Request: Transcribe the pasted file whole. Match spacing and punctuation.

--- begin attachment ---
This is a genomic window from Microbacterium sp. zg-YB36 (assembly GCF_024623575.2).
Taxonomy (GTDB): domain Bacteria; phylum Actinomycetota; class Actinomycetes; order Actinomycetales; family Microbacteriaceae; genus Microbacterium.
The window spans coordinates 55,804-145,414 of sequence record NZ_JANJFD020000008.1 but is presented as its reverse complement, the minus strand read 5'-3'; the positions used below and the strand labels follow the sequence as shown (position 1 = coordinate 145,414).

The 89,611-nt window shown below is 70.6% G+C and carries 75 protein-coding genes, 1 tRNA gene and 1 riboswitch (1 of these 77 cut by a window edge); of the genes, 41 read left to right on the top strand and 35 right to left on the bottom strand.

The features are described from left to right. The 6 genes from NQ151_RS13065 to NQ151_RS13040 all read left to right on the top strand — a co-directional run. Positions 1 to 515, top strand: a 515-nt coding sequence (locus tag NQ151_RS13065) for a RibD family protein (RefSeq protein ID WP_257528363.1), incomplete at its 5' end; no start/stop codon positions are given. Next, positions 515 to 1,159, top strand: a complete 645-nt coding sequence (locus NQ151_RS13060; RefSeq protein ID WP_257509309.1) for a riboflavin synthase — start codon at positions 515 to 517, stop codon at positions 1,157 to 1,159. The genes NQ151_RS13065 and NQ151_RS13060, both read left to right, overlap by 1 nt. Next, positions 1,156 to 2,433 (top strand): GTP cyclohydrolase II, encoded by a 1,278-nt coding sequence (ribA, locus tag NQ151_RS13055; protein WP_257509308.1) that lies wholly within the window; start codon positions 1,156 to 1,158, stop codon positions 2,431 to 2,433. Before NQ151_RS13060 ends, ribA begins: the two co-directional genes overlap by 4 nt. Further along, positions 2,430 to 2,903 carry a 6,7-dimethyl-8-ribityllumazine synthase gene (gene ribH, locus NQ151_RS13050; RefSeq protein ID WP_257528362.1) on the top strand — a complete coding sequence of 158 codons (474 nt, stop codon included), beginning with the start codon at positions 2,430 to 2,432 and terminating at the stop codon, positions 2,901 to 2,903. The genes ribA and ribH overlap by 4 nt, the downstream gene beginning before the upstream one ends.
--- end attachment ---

This is a genomic window from Microbacterium sp. zg-YB36 (assembly GCF_024623575.2).
Taxonomy (GTDB): domain Bacteria; phylum Actinomycetota; class Actinomycetes; order Actinomycetales; family Microbacteriaceae; genus Microbacterium.
The window spans coordinates 55,804-145,414 of sequence record NZ_JANJFD020000008.1 but is presented as its reverse complement, the minus strand read 5'-3'; the positions used below and the strand labels follow the sequence as shown (position 1 = coordinate 145,414).

The 89,611-nt window shown below is 70.6% G+C and carries 75 protein-coding genes, 1 tRNA gene and 1 riboswitch (1 of these 77 cut by a window edge); of the genes, 41 read left to right on the top strand and 35 right to left on the bottom strand.

The features are described from left to right. The 6 genes from NQ151_RS13065 to NQ151_RS13040 all read left to right on the top strand — a co-directional run. Positions 1 to 515, top strand: a 515-nt coding sequence (locus tag NQ151_RS13065) for a RibD family protein (RefSeq protein ID WP_257528363.1), incomplete at its 5' end; no start/stop codon positions are given. Next, positions 515 to 1,159, top strand: a complete 645-nt coding sequence (locus NQ151_RS13060; RefSeq protein ID WP_257509309.1) for a riboflavin synthase — start codon at positions 515 to 517, stop codon at positions 1,157 to 1,159. The genes NQ151_RS13065 and NQ151_RS13060, both read left to right, overlap by 1 nt. Next, positions 1,156 to 2,433 (top strand): GTP cyclohydrolase II, encoded by a 1,278-nt coding sequence (ribA, locus tag NQ151_RS13055; protein WP_257509308.1) that lies wholly within the window; start codon positions 1,156 to 1,158, stop codon positions 2,431 to 2,433. Before NQ151_RS13060 ends, ribA begins: the two co-directional genes overlap by 4 nt. Further along, positions 2,430 to 2,903 carry a 6,7-dimethyl-8-ribityllumazine synthase gene (gene ribH, locus NQ151_RS13050; RefSeq protein ID WP_257528362.1) on the top strand — a complete coding sequence of 158 codons (474 nt, stop codon included), beginning with the start codon at positions 2,430 to 2,432 and terminating at the stop codon, positions 2,901 to 2,903. The genes ribA and ribH overlap by 4 nt, the downstream gene beginning before the upstream one ends.